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D-Wave Demonstrates Large-Scale Programmable Quantum Simulation

Today D-Wave Systems announced the publication of a significant scientific result in the peer-reviewed journal Science. The article, titled “Phase transitions in a programmable spin glass simulator,” details how a D-Wave 2000Q quantum computer was used to predict phase transitions within a particular quantum mechanical system known as the transverse field Ising model.

This work represents an important milestone for quantum computing, because it is the first time physics of this kind has been simulated in a scalable architecture at such a large scale,” said Vern Brownell, CEO of D-Wave. “It also provides unprecedented validation for annealing quantum computing, which is the basis of D-Wave’s quantum technology.”

According to Brownell, this work has significantly raised the bar in regards to size and complexity of the problems addressed by fully programmable quantum computers. The D-Wave system is capable of programming the individual interactions between spins, whereas prior work with other quantum devices was limited to studying systems in which those interactions could not be individually programmed.

In the work described in the Science article, researchers used a 2048-qubit D-Wave quantum computer to study the transverse field Ising model on 3-dimensional simple cubic lattices up to dimensions of 8x8x8 (512 quantum spins). The magnetic phases, and more importantly the phase transitions, were correctly identified within the 3-dimensional space as a function of quantum mechanical energy scale, the strength of interactions between spins, and disorder among the programmable interactions.

Over the past two years, D-Wave scientists and engineers have accomplished a premiere goal of scientific computing: characterization of the phase behavior of a genuinely new material not found in nature by a precisely controlled quantum computer used as a simulator,” said E.H. “Ned” Allen Ph.D., Chief Scientist and Corporate Senior Fellow at Lockheed Martin. “While it’s not a demonstration of the “quantum supremacy” sought by pundits of quantum computing, it is a more important accomplishment because the problem they’ve attacked is one of immediate significance to today’s advanced technology sectors and it is the first truly useful application of a quantum computer. A crucial contribution of the Harris group’s work, then, is that it shows us how to explore the behavior of novel system designs without having to completely understand them first, as we must to write a useful digital simulation code. So D-Wave’s tools presented in the paper are useful in initial conceptualization and invention – not just analysis.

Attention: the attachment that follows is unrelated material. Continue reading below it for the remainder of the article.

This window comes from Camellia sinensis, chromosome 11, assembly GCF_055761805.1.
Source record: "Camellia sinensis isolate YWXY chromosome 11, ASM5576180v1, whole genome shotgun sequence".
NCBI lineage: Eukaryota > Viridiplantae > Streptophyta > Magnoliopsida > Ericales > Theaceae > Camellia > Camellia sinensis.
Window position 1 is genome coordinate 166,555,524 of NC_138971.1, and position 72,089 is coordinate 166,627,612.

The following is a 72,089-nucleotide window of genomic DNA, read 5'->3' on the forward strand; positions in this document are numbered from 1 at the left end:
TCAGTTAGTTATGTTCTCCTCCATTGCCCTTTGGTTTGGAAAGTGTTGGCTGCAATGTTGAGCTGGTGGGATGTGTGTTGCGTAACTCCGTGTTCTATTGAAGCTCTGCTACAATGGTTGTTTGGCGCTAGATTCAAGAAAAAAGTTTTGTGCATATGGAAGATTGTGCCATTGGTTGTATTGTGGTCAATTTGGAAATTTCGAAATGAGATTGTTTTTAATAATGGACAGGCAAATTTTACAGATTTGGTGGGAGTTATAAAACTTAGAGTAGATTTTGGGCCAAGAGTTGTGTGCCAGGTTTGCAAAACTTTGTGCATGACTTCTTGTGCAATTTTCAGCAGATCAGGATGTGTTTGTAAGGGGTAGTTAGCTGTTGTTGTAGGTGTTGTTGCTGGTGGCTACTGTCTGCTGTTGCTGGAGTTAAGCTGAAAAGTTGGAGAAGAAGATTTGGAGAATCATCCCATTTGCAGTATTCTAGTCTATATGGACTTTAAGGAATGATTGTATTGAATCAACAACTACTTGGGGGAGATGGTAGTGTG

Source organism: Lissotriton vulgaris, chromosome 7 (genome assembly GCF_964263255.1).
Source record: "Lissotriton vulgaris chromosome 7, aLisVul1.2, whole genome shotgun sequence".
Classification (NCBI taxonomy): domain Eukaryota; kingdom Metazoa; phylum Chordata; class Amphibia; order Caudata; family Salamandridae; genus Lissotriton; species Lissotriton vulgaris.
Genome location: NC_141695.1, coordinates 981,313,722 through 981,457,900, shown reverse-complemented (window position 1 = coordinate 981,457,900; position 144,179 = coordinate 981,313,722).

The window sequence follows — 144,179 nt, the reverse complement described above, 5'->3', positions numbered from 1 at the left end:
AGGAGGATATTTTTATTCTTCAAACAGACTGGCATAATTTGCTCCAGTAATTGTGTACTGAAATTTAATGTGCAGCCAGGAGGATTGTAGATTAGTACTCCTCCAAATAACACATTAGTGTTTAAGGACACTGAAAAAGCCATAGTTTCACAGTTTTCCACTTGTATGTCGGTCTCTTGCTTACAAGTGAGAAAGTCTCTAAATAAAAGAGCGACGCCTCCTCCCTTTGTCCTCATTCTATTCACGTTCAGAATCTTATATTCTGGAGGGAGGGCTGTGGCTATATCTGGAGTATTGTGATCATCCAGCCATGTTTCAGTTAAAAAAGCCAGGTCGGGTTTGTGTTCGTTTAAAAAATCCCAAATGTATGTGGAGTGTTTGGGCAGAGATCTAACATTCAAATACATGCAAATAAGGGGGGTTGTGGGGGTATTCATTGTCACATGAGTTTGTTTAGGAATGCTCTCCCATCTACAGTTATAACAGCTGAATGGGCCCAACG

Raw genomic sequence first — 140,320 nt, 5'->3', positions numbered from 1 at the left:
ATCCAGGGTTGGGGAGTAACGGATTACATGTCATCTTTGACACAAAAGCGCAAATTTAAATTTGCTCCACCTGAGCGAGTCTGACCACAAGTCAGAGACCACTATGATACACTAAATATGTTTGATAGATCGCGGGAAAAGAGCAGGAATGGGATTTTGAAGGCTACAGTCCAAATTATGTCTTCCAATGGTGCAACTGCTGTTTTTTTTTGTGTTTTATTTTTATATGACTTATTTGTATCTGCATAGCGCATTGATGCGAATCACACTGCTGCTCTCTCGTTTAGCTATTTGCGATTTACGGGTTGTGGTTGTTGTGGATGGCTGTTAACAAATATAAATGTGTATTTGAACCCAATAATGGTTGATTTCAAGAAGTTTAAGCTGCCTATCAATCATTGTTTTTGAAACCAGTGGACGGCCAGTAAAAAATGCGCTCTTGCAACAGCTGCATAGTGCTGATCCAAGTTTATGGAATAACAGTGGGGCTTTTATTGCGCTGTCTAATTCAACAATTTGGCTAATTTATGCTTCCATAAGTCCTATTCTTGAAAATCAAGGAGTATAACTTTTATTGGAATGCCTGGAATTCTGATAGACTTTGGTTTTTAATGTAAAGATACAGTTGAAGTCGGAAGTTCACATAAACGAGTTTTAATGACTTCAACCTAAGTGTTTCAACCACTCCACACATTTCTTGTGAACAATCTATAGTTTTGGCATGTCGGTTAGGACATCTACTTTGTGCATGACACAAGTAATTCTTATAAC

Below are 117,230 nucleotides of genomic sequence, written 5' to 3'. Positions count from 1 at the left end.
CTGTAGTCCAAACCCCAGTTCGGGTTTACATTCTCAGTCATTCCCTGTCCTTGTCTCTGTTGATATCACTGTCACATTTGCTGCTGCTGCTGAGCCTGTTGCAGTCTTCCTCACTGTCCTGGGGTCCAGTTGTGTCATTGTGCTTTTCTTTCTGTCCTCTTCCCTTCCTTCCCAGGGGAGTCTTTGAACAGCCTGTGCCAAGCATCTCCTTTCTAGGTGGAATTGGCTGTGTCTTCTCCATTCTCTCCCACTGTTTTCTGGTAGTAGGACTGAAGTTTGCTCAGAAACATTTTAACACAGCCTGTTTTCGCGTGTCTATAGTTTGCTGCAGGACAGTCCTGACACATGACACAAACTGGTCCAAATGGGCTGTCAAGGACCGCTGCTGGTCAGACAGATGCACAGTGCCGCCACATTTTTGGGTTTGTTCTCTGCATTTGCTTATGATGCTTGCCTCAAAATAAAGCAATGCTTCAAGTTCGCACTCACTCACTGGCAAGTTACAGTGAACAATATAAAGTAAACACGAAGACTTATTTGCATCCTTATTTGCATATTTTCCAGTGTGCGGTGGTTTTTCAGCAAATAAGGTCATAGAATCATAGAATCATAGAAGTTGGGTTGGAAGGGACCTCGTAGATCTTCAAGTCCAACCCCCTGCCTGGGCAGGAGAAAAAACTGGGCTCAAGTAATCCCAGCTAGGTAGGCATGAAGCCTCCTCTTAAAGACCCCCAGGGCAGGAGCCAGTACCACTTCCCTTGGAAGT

According to scientists at D-Wave, this work is important in the following regards:

  • The demonstration of phase transitions as a function of quantum mechanical energy scale is strong evidence that the D-Wave quantum system is able to perform quantum simulations.
  • The results demonstrate that the embedded 3-dimensional system, whose connectivity is vastly different from that of the physical layout of qubits within the QPU, behaves as expected.
  • The experimental techniques used in this study have motivated new work to search for signatures of long-range correlations between quantum mechanical degrees of freedom in the vicinity of the observed phase transitions. Such correlations are not only of scientific interest, but are expected to be critical to realizing a computational advantage when using D-Wave’s quantum computers on a broad range of computation problems of commercial utility.

In 1982, the theoretical physicist Richard Feynman proposed the use of an engineered quantum system, a so-called quantum simulator, as a quantum computer to study computationally challenging quantum mechanical problems. The key insight brought forth by Feynman was that, at its core, nature is quantum mechanical and that simulating nature would be much more efficient if the computer used to perform that simulation were likewise quantum mechanical. While many quantum mechanics calculations for even modest-sized systems become intractable using classical digital computing technologies, a quantum computer can successfully perform those computational tasks with relative ease. Thus, a practical large-scale quantum computer will be a key enabling technology for advancing many branches of sciences and engineering.

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